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Life is about making choices. Lots of choices. Most of them are minor ones: what to cook for dinner, what book to read next, whether to take a walk. But some of our choices are significant, and they call to us to take notice of them. We can try to ignore them, but I think that G-d walks around with a two-by-four (or sends a guardian angel to do the work) and gives us a good solid whack to help us pay attention and step up. That usually gets my attention, and I try to discern what is calling to me.
I don’t spend much time reflecting on the past and the choices I’ve made. Like most people, I celebrate the rewarding outcomes and complain about the poor ones. But once the decision is made, and life moves forward, I rarely think about whether I made good or bad or smart or stupid choices, because all of those choices have brought me to this incredible, blessed moment. Yet recently I decided to spend time reflecting on my life’s decisions without judging or evaluating them; I thought I might be able to learn from them.
I focused on four major decisions in my life, since over time they have had the greatest impact. Those decisions had to do with the man I married, our decision about not having children, my commitment to friends, and my Jewish faith. I looked at each topic as dispassionately as I could, although it wasn’t easy. So many emotions, anxieties and conflicts were attached to each one that I was convinced I simply couldn’t be objective. I could shine a light on the past, knowing that shadows and sadness, as well as joy and passion would distort my view. I decided to examine these choices anyway.
I was raised in a mostly non-observant home. My parents assumed I would marry a Jew. I never asked them why they felt that way, and they never volunteered an explanation. So when I finally fell in love, the man wasn’t a Jew but rather a fallen-away Catholic. He essentially had no religion, and was perfectly happy with whatever choices I made regarding Judaism, given that my observance was minimal. So we married. He’s my joy, my rock, my partner, my friend and I am in awe of how our love continues to grow after 43 years. He has taught me how to love deeply, how to serve, what it means to be selfless (although I have a long way to go). I learned the meaning of sharing, collaborating, and compromising. He has been my best teacher. I also recognize that I abandoned the possibility of creating a Jewish home.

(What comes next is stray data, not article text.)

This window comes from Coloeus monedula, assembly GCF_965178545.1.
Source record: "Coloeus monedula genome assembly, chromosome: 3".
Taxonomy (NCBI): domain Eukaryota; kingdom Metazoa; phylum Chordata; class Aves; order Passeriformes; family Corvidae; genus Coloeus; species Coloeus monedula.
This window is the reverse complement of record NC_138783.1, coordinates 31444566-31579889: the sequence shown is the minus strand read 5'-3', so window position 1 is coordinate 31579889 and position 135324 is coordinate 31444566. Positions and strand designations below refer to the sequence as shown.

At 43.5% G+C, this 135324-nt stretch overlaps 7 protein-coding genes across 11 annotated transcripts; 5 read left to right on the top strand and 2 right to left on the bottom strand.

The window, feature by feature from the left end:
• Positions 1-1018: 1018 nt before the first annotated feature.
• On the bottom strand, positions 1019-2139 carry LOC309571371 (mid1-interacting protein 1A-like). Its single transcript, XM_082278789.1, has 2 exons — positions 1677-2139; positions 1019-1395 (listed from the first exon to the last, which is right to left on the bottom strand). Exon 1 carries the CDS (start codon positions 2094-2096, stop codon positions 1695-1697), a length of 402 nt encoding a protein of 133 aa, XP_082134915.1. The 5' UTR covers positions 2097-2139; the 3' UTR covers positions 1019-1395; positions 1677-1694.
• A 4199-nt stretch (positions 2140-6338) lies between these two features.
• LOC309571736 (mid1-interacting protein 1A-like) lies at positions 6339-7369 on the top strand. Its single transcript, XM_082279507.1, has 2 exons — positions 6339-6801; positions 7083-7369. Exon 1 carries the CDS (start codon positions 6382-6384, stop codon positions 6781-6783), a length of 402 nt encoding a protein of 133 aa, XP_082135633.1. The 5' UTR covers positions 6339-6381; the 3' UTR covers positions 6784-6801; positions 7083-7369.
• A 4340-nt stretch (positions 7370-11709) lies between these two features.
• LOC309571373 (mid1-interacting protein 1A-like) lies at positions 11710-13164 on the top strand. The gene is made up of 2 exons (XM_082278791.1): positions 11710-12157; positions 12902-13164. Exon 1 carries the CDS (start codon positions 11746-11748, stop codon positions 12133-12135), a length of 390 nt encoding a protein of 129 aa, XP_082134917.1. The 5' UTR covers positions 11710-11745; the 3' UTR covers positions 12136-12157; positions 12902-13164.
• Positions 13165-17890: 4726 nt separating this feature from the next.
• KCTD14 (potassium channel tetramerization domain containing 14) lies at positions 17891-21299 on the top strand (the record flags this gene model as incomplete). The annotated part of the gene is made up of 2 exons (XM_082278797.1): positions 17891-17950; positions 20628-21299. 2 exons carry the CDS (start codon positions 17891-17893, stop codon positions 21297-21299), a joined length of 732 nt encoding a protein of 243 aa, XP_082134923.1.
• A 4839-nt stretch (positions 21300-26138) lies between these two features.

The second major choice was about having children. I was so naïve, I now realize. I was afraid I would “turn into my mother”; years later I realized that she actually did a pretty good job raising three kids. I didn’t trust myself, and feared that whatever mistakes my mother made, I was doomed to repeat them. I also believed (and still do, for myself) that I would do a terrible job of dividing my time between a husband, children and a profession. Everything would suffer, nothing would be done well. My husband had one child from a previous marriage (although I don’t know to this day how much that factored in). He said he would go along with my decision. I decided not to have children. It was probably the most selfish decision I have ever made. On one hand, it allowed me to devote myself to my spouse and to my work, and was probably a factor in having a strong marriage. I sacrificed a lot for that decision, but I live with it. Although I rarely dwell on it, to this day I periodically will hear a boy or girl’s name and think that might be a name I would have given to a child.